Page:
We were greeted warmly at the hostess desk which faces the front door backed by a wall that closes off the main dining room from view. This provides diners with a theatrical first glimpse of the vaulted dining room dominated by a massive modern “chandelier,” a many branched glass-and-steel structure that spans most of the large space. Opposite the entrance, a wall of glass frames the bustling kitchen high above which a whimsical neon sign reads “CAN I STAY A LITTLE LONGER, I’M SO HAPPY HERE.”

The massive light fixture and avant garde decor really work with the backdrop of peeling, unpainted ceiling of the old church and quirky stained glass windows. [See lead photo above.] In keeping with The Jane’s reverential attitude towards fine cuisine, the kitchen occupies the former altar space.

A printed copy of the 14-course menu was on the table when we sat. Our first waiter arrived to ask for our aperitif choices, giving us 4 options (champagne and 3 signature cocktails), to go with the first amuse bouche courses.  (We lost count of how many people waited on us over the course of the meal; I think it was a cast of 8 to 10 people.)

There was no printed description or price list for the drinks. Our preference for wine (a 2010 San Leonardo from Italy; cabernet sauvignon, carmenere, merlot; 95 points on Robert Parker) over aperitifs slowed things down a little, but the first 4 amuse bouches arrived relatively promptly.

COURSE #1. Amuse bouche: Jane-grown tomato with watermelon and burrata
COURSE #2. Amuse bouche: Eggplant in miso draped in French Noir de Bigorre ham served on a warm stone with a side beverage of 6 apple juices and sake.
COURSE #3. Amuse bouche: Ceviche with small white radishes, a dollop of avocado, savory leaves in a citrus-y marinade.

Oddly, it was not until after a few of the amuse bouche courses that we were handed a menu with prices and options for the 13-course menu and wine pairings. This left us feeling a little off-balance and unsure of what to expect throughout the first portion of the meal, but was not a huge issue. We opted for the full 14 courses since choosing the 13-course menu (€20 cheaper) would have deprived us of the langoustine and cep course which really was a highlight. Good choice on our part. We declined the wine pairing options and one of our friends chose several bottles of wine.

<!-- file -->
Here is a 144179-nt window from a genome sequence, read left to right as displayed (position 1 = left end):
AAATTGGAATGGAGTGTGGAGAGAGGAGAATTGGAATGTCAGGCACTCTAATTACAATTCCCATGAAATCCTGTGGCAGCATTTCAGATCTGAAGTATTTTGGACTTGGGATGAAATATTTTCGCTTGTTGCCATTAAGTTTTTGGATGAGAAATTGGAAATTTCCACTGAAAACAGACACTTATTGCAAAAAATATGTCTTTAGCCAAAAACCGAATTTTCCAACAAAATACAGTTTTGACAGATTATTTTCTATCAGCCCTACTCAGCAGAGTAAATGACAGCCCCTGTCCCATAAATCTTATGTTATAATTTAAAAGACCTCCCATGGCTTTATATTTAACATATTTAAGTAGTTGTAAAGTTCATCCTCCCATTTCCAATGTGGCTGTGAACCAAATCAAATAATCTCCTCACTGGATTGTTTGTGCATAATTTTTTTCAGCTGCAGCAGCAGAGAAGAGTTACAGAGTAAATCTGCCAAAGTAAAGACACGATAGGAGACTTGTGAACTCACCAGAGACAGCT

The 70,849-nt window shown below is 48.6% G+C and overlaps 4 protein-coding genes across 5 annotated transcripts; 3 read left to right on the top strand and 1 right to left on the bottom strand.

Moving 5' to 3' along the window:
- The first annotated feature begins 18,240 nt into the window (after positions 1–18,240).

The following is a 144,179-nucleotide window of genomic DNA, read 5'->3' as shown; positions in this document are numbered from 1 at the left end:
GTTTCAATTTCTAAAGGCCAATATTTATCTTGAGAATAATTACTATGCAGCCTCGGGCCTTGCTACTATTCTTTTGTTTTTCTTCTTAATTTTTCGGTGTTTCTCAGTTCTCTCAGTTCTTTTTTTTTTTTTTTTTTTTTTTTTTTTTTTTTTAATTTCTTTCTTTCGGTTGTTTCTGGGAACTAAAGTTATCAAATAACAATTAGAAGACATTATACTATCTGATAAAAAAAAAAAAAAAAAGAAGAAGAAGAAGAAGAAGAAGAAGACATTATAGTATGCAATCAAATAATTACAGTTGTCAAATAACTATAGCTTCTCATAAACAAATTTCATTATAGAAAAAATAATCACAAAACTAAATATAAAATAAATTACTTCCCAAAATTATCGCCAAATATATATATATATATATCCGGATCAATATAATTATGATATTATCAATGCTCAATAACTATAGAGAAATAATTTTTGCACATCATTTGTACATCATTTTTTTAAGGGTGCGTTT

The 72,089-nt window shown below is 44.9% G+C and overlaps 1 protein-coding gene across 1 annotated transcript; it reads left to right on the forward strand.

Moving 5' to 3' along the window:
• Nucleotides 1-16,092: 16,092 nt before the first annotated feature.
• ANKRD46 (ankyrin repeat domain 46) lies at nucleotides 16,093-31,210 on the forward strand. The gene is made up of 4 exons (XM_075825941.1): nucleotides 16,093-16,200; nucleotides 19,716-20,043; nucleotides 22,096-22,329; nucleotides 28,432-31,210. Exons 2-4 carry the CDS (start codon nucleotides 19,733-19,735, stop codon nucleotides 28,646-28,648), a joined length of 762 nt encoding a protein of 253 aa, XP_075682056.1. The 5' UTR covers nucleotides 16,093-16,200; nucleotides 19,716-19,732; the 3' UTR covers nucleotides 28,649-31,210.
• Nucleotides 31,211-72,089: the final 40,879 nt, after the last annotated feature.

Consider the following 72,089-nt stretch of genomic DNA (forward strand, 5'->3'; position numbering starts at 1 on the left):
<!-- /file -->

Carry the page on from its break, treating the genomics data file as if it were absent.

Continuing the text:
The menu gives only a bare description of what to expect. There were many more ingredients and even extra little plates and bowls (and one drink) that appeared with each course. Each course was a treat for the eyes as well as the palate with a mind- and palate-boggling array of little flourishes and dollops and leaves and flowers and frozen pellets and gilded bits. Flavors were generally exquisite with my only quibble being that several were a touch too salty for me, which is unusual since I like salty foods. All in all, it was fun to explore our way through each dish although I readily admit to being unable to identify some of the tastes and ingredients on display. I’m not a professional food critic, so you get what you get with this post.

COURSE #4. Amuse bouche: Glazed local eel from the Schelde River Bai hao Yin Zhen dashi topped with crispy kale, in broth

The prix fixe menus are in effect for 11 weeks with minor changes due to availability of ingredients. (The current menu only recently went into effect.) After an 11-week run, the staff takes a 2-week break and returns to a new seasonal menu that is in place for the next 11 weeks.

COURSE #5. 1st main course: Mackerel with Jane-grown beet and black garlic. Also beet-infused tapioca, 4 tasty dollops of uncertain but delicious origin, foams, vinaigrette and a delicate crisp.
COURSE #6. 2nd main course: Scallop, cucumber & seaweed with freeze-dried citrus balls (giving off a light “fog”) with tasty “leathers” and a dollop or more tasty, but unidentifiable ingredients
COURSE #7. 3rd main course: Langoustine, ceps and zuchini garnished with nasturtium. Absolutely spectacular!

The current menu is very heavily weighted toward seafood proteins, which we loved, but which might be to everyone’s taste: ceviche, eel, mackerel, scallops, langoustine, shrimp, John Dory.

COURSE #8. 4th main course: Grey North Sea shrimp, potato & beurre noisette. For those unfamiliar, the shrimp are small–like bay shrimp, but very tasty.
COURSE #9. 5th main course: John Dory with artichoke hearts and a side bowl of shellfish (mussels) and a tiny bit of pasta

Only the poulet de Bresse (chicken) course, served with sweetbreads and a liver spread on chicken skin crisps, bucked this trend. Items are chef’s choice, although there are options offered to allow for allergies and dietary restrictions.

COURSE #10. 6th main course: Poulet de Bresse, vol-au-vent, carrot with sides of sweetbreads and chicken liver paté on a chicken skin crisp
COURSE #11. “Semi-dessert”: BBQ apple with a mezcalnegroni ice cream and cinnamon